- Using your see-through ruler and fabric chalk/pen, add the ½” seam allowance to each piece along the diagonal edge only.
- Cut out all four corner pieces.
- Pin all four inner pattern pieces to the corduroy making sure to line up the direction of the wale with the line on your pattern. I know I’m being repetitive about this, but in order to create the cool diamond pattern in the center of the pillow and the contrasting texture on the corners, you HAVE to get the wale going in the right direction. So, I’ll continue to wail about the wale (sorry… I couldn’t resist that).
- Add the ½” seam allowance to THREE sides of each inner piece. Ahhhh… please ignore my broken ruler in the photo below… it still works great, up to a point.
- Before starting construction, lay out all of your pieces to make sure the wale is indeed going in the right direction, and to confirm you’ve added all the appropriate seam allowances. Overlap your seam allowances in order to check the overall 13″ x 23″ measurement.
At Your Sewing Machine & Ironing Board
- Pair up your two sets of top and bottom inner pieces.
- Pin each top and bottom set right sides together along the long straight side.
- Stitch each set together, using a ½” seam allowance. Press open.
- Take your two top/bottom units and pin them together to create your middle pillow seam. Making sure the centers are matching perfectly.
NOTE: Why am I picking on you again about perfection? Because you are creating a beautiful diamond pattern out of these four center pieces with the wales all lining up across the seams at 45˚ angles. If, and only if, you are super careful… it will look very, very cool.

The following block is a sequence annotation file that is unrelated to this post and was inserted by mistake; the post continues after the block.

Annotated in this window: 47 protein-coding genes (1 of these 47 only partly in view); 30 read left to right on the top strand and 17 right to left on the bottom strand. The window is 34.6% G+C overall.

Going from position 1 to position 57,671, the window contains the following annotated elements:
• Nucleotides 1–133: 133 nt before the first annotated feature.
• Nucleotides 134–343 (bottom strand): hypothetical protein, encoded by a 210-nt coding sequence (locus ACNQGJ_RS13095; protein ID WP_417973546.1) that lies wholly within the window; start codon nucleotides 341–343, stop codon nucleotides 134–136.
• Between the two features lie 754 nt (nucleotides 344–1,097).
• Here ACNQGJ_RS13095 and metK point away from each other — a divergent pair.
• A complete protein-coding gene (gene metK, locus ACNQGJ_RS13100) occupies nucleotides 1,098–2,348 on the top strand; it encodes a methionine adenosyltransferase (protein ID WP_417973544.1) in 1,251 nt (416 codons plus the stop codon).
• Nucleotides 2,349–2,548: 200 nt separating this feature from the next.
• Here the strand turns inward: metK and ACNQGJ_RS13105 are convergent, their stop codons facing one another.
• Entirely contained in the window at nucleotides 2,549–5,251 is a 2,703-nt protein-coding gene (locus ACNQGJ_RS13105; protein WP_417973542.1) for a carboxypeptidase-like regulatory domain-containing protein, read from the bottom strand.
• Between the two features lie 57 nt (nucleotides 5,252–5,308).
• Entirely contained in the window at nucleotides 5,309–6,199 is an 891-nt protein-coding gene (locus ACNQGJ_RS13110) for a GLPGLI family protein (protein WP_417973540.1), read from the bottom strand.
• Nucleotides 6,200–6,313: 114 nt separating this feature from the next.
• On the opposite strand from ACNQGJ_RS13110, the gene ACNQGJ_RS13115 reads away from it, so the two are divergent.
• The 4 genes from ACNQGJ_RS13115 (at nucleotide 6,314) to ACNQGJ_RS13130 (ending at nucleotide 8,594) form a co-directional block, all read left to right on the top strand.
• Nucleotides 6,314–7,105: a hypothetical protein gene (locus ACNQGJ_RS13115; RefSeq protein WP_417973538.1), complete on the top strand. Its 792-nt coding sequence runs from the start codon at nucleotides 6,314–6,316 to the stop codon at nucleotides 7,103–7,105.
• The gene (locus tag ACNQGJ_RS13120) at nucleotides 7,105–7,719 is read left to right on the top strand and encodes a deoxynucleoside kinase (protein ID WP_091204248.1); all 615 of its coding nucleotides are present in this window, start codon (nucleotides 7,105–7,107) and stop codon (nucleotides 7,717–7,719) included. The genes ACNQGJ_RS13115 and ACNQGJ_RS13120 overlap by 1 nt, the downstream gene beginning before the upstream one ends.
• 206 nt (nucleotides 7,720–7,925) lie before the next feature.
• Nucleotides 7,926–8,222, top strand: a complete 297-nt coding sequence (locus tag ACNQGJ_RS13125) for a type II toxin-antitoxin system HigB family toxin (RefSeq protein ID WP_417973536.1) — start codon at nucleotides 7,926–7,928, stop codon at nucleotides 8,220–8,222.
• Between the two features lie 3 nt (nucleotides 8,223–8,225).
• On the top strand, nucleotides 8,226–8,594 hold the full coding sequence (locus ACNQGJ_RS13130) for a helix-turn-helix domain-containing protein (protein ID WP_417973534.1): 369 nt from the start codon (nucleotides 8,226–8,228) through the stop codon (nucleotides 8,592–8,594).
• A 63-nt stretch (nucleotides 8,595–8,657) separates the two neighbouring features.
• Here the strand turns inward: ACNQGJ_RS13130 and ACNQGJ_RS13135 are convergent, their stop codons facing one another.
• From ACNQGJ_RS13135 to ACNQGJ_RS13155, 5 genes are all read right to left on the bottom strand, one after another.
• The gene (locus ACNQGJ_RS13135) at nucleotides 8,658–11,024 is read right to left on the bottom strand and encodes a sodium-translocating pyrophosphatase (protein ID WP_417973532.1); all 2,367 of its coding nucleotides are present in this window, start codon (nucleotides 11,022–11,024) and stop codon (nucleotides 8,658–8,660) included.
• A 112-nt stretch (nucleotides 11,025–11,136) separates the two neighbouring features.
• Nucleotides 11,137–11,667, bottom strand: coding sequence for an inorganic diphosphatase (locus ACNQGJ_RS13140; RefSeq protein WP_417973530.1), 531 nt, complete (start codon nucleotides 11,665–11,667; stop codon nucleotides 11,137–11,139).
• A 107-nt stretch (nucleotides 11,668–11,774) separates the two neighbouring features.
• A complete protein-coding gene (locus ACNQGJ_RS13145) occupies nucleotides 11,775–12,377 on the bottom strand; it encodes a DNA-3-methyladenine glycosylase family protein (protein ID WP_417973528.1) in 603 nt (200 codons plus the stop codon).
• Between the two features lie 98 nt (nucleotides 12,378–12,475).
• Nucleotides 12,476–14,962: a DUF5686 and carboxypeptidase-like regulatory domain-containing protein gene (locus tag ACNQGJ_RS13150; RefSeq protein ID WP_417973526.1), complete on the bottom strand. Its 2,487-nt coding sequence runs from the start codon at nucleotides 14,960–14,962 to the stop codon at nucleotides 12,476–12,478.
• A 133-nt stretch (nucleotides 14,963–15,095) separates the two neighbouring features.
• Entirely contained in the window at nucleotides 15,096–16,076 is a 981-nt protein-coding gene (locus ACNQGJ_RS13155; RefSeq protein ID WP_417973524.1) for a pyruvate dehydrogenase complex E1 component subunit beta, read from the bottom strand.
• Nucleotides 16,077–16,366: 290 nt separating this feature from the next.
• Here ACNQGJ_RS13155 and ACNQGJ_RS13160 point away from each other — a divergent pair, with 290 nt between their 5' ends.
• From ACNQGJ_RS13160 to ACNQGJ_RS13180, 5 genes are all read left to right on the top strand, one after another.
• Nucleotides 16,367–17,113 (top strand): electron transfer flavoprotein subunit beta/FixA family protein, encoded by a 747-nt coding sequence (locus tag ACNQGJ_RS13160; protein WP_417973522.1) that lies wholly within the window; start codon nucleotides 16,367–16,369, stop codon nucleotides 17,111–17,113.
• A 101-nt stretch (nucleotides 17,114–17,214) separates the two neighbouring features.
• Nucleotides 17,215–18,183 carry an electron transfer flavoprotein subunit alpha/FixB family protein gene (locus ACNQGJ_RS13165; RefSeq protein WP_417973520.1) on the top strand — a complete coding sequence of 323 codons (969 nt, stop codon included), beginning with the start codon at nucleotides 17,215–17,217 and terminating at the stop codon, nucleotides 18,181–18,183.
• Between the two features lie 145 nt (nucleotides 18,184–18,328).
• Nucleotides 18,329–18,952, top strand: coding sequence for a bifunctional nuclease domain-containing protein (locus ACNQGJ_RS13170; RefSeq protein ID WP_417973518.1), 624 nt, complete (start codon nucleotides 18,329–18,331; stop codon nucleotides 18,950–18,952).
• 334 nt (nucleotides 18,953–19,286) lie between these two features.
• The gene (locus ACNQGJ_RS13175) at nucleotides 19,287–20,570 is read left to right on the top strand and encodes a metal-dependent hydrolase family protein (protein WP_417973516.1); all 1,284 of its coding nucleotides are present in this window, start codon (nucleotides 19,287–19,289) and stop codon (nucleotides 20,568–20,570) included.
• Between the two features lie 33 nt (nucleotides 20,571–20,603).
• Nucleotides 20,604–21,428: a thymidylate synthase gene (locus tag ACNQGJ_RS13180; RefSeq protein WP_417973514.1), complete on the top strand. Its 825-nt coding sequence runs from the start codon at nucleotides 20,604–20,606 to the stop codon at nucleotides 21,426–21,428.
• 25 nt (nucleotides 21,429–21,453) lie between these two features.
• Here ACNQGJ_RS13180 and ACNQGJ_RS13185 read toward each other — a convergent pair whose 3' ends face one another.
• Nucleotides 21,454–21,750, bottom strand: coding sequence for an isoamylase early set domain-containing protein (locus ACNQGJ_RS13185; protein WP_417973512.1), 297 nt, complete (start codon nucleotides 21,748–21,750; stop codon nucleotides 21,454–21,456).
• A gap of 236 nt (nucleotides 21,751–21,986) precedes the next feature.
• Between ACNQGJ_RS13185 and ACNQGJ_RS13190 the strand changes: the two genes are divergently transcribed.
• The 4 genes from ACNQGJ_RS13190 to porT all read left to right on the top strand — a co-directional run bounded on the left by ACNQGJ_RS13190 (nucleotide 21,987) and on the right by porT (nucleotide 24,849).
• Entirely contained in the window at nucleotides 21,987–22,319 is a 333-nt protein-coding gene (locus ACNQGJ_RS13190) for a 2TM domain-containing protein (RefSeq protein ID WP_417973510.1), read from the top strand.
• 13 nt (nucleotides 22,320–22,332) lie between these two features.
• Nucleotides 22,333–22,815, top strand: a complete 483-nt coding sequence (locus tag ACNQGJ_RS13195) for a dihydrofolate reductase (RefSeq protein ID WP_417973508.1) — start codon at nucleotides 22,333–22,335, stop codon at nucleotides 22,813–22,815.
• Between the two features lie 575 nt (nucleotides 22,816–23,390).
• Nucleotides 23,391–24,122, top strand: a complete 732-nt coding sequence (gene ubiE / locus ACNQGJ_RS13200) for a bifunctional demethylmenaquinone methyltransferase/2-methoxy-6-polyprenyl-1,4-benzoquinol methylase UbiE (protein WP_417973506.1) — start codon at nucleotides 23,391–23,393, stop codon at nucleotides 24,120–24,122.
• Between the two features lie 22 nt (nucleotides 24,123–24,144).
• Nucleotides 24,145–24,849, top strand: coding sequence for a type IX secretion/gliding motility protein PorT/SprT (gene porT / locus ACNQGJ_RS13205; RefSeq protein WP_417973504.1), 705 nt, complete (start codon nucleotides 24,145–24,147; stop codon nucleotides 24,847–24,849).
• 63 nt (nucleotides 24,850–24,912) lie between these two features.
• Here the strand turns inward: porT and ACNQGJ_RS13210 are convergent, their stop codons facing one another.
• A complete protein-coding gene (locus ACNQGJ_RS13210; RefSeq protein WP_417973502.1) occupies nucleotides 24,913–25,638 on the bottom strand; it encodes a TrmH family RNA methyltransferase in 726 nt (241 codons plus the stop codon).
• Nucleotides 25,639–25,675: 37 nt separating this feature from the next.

- Stitch together, using a ½” seam allowance. Press open.
- Pin one corner to each corresponding bottom diagonal edge.
- Stitch together, using a ½” seam allowance. Press open.
NOTE: You’ll notice that the corner points stick out of the seam allowance. Don’t worry. That’s correct. That’s what happens when you are stitching angles to straight edges. It’s part of the seam allowance, and when everything is sewn together, it will look perfect.
- Repeat to attach the top two corners.
- Retrieve the pillow back piece you set aside so long ago.
- Pin to the completed pillow front, around all four sides, leaving a 6″ opening along one long side.
- Stitch together, using a ½” seam allowance, and leaving that 6″ opening… open.
- Clip corners
- Turn pillow cover right side out and insert pillow form.
- Thread a hand sewing needle with matching thread.
- Slip stitch opening.
- Using a long needle (either a 4-6″ dollmaker’s needle or a 4-6″ upholstery needle works well) threaded with button or carpet thread, sew a few stitches through the center of the pillow. Pull these stitches tight and knot off. This will pull the center of the pillow in and allow the button to sink in the center, once it is attached.
- Using a smaller hand sewing needle (a curved needle also works well) stitch a button to the exact center point of each side of the pillow. Do one button and then the other; don’t try to stitch both buttons at once.
Project Design: Alicia Thommas
Sample Creation & Instructional Editing: Jacqueline Smerek